What is a Barong?

A Barong is a mythical creature from Balinese culture, revered as a protective spirit. Its lion-like image is brought to life in traditional dances, where performers don elaborate costumes to depict the Barong's battle against evil. This dance is not just entertainment; it's a sacred ritual, deeply woven into the fabric of Balinese heritage. How does this resonate with their beliefs?
Wanda Albano
Wanda Albano

The barong, also called the barong Tagalog, is a main component of Philippine national dress, being the formal attire of Filipino men. It comes from the phrase Baro ng Tagalog, which literally means "dress of the Tagalog". In precolonial times, this meant a shirt with a front opening worn with a type of loin cloth. When the Spanish came, pants, embroidery, and even lace were introduced. Naturally, the barong has gone through many phases.

While the peasant's barong remained largely unchanged throughout the centuries — being somewhat plain, occasionally striped, and usually made from coarse cloth — the designs of the barongs of the upper classes were constantly tweaked, re-imagined, and regularly transformed.

Woman posing
Woman posing

In the 1700s, for example, the barong of a rich Filipino wanting to prove himself in step with the fashions of the time would have been outfitted with lace, silk ties, and could have been worn with loose trousers. In the 1800's, due to the sudden influx of Europeans, the barong acquired a more romantic look, with ruffled collars, all-over embroidery (rather than just the chest area), buttons, and even a cravat. In the early 1900's the barong's design was streamlined and lost most of its early flourishes, although it was infused with a motley of colors.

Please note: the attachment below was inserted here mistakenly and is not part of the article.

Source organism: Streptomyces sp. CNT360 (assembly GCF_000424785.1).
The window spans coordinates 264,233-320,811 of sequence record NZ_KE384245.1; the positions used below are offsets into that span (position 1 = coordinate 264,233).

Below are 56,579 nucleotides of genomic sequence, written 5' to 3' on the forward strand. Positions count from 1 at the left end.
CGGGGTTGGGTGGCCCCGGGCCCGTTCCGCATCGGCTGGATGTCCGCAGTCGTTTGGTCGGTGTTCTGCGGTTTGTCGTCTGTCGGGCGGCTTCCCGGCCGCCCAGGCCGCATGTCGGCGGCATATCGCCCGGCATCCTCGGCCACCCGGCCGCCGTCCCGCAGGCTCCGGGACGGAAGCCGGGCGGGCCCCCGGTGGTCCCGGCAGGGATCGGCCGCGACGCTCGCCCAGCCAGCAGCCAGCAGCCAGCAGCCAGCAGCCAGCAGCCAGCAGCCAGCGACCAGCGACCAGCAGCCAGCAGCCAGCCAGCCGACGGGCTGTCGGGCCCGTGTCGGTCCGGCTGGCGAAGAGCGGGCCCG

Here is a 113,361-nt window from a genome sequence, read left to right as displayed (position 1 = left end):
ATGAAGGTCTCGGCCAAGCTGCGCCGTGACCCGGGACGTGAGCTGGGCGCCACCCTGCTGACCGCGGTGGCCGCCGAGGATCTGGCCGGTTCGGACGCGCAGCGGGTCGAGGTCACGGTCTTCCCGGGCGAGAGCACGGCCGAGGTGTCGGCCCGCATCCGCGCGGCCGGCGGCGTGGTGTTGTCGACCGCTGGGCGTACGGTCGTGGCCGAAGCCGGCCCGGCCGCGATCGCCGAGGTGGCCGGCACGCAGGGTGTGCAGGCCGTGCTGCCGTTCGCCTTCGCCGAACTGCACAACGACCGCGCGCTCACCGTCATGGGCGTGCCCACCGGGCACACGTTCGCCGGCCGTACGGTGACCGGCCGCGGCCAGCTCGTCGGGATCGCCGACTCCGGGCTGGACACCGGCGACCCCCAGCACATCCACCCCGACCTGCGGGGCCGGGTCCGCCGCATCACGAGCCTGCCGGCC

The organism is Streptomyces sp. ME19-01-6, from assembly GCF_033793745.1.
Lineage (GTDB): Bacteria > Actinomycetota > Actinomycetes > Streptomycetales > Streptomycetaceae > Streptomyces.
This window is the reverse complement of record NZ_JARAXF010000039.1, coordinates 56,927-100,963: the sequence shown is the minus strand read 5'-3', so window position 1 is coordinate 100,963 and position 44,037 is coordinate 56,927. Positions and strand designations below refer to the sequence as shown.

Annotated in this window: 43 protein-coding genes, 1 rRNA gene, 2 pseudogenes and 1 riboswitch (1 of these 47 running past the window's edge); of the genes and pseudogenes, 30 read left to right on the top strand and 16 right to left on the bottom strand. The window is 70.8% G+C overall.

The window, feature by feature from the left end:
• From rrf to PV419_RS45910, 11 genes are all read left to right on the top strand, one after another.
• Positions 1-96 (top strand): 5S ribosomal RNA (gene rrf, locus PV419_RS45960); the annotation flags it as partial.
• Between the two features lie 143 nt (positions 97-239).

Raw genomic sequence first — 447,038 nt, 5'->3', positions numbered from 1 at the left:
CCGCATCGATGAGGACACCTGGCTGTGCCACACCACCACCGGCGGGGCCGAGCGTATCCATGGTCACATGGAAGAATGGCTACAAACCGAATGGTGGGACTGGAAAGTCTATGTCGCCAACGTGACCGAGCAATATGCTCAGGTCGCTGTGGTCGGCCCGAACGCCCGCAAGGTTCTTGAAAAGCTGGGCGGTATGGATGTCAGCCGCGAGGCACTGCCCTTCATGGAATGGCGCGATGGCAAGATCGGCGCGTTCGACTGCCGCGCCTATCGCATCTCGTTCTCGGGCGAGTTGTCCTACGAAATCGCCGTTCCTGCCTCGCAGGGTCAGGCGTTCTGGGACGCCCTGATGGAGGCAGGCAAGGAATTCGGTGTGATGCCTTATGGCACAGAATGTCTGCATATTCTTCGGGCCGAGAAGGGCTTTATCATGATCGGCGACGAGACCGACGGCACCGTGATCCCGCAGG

Nowadays, a barong is usually taken to mean a special kind of dress shirt made from jusi or pina silk fabric, which is a very delicate and translucent material, and is intricately embroidered in the front area only. It is used during special occasions, such as Philippine weddings and other formal events, and replaces the Western coat and tie. The barong is complemented by a plain white undershirt and is usually paired with dark suit pants, dark socks, and matching leather shoes. It is worn untucked.

The modern incarnation of this ethnic shirt is commended for its elegant simplicity. A more casual version, used by working men all over the country in daily life, is called the polo barong. The polo barong is short-sleeved and made from cotton, ramie, or chiffonelle, and is much less intricately embroidered. It is a cooler alternative to western dress shirts, making it a popular choice given the country's tropical temperatures.

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